If you tuned into ABC’s evening news last Friday, you would have made an alarming discovery: Subway’s footlong subs are in fact sometimes only 11 inches long. The March for Life, on the other hand, an annual protest of the 1973 Roe v. Wade decision, which drew several hundred thousand protestors to Washington, received no mention.
Braving 20-degree weather and falling snow, we were among 25 Yalies who attended the march to protest 40 years of legalized abortion in the United States. In an eddy of protesters, most of them young people, the blue “Choose Life at Yale” banner bobbed down Constitution Avenue, making its way toward the Supreme Court. It was a day of joyful sorrow, as marchers celebrated the beauty of life while lamenting the silent and institutionalized murder of the unborn.
Abortion is the issue that Americans avoid. Media outlets often ignore it. Presidential candidates talk around it. And we are blind to the stunning reality — a third of our generation is missing. Since the Supreme Court decided Roe v. Wade, abortion has claimed the lives of over 55 million unborn children in America. That means over 3,000 children a day have been taken from our midst — children who from the moment of conception are biologically unique human beings, with their own DNA distinct from their mother’s, with the color of their eyes already determined, many of whom have a beating heart when they die.
But what we do not see does not disturb us. We do not grieve for the missing third. Instead, we focus on apparently more important political issues like the debt ceiling. Why is no one asking what happened to the millions of absent children? They were not merely lost. They were with us for a time and were actively taken and destroyed. They haven’t been annihilated, disappearing into thin air without a trace. They’ve been taken — violently, forcefully ripped from the womb.
At the rally, we joined mothers who had suffered through the procedure — mothers who had watched their children emptied through a tube into a waste bin, as a vacuum several times stronger than a household cleaner had to remove all “products of conception.” In a later stage of pregnancy, they might have had a procedure involving forceps-facilitated dismemberment. An abortion survivor shared her story about how she survived a concentrated saline injection into the womb. After thrashing for her life for several hours in the womb, she was born as what her mother thought was a stillborn child. But a nurse later discovered her whimpering, still alive.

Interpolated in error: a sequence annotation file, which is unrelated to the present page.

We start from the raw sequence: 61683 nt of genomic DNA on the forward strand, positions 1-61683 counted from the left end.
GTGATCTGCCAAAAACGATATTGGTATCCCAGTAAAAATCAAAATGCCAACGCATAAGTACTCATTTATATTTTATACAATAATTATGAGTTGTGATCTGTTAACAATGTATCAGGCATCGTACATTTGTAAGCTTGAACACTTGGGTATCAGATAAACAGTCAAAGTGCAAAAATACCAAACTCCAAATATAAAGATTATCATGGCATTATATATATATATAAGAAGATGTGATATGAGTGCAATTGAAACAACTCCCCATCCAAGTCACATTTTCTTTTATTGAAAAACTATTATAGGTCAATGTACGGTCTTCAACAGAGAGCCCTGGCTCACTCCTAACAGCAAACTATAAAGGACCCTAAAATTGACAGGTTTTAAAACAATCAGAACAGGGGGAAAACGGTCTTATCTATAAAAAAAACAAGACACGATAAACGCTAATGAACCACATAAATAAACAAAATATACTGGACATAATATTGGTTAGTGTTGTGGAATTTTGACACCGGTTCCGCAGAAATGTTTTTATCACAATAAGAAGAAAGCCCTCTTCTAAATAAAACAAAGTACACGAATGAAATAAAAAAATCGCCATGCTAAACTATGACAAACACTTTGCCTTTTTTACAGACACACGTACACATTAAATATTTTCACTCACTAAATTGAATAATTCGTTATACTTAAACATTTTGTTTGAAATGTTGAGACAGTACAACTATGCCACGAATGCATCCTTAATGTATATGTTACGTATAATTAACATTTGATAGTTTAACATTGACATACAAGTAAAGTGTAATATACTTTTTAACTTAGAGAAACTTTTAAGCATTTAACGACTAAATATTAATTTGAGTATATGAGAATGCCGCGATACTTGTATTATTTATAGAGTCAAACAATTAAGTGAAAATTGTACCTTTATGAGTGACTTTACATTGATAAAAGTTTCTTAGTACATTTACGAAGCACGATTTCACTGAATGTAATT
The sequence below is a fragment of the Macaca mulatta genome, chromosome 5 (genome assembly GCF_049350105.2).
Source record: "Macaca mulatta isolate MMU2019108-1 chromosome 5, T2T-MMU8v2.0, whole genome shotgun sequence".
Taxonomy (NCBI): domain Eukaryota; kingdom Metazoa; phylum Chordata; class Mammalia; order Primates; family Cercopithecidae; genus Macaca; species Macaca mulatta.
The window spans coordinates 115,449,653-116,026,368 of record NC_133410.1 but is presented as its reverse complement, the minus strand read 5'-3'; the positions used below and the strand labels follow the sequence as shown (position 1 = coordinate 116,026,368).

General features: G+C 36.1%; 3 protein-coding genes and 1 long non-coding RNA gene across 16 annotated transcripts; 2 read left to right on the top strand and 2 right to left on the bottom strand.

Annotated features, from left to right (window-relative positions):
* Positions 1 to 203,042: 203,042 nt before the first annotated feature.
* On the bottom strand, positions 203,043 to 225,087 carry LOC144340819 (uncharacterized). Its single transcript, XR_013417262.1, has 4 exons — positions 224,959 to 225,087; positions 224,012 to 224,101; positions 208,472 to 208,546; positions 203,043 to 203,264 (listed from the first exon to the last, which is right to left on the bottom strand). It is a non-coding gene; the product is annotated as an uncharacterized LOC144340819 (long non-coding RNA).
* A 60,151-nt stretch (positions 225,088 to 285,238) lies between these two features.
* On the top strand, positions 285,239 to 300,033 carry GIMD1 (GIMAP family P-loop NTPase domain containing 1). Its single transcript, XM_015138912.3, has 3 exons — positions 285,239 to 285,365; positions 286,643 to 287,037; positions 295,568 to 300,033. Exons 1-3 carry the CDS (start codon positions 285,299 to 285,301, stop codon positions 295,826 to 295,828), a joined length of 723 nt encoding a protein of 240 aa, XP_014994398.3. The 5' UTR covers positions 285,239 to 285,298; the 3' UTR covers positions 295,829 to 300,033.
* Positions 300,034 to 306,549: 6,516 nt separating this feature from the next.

These are not merely potential children. These are people. To deny that unborn children — biologically unique human beings — are not people is to imperil the foundation of our society. If personhood is predicated on secondary characteristics of human beings such as their intelligence, viability or productivity, what is to stop us from eliminating those people who do not satisfy society’s definition of a person? To claim that personhood is anything other than an intrinsic characteristic of a biological human is to threaten the most vulnerable members of society — the physically and mentally handicapped, the elderly and the unborn. For if society can grant personhood, it can just as easily take it away.
If you think there is even a possibility that the embryo is more than a clump of cells, we should be giving far more attention to abortion and its implications — for society, for the family, for the mother. Our responsibility is to the child and the mother.
The choice of the pro-choice movement is no choice at all. To abort one’s child is not an act of empowerment. To be truly pro-choice is to offer a supportive option for a mother in crisis to bring her child into the world, to offer dignified alternatives to abortion like compassionate adoption. We need to provide more material, emotional and spiritual support for women before and after they give birth, so that never again will we call a child unwanted.
Ryan Proctor is a freshman in Saybrook College. Contact him at email@example.com .
Dan Gordon and Courtney McEachon contributed writing.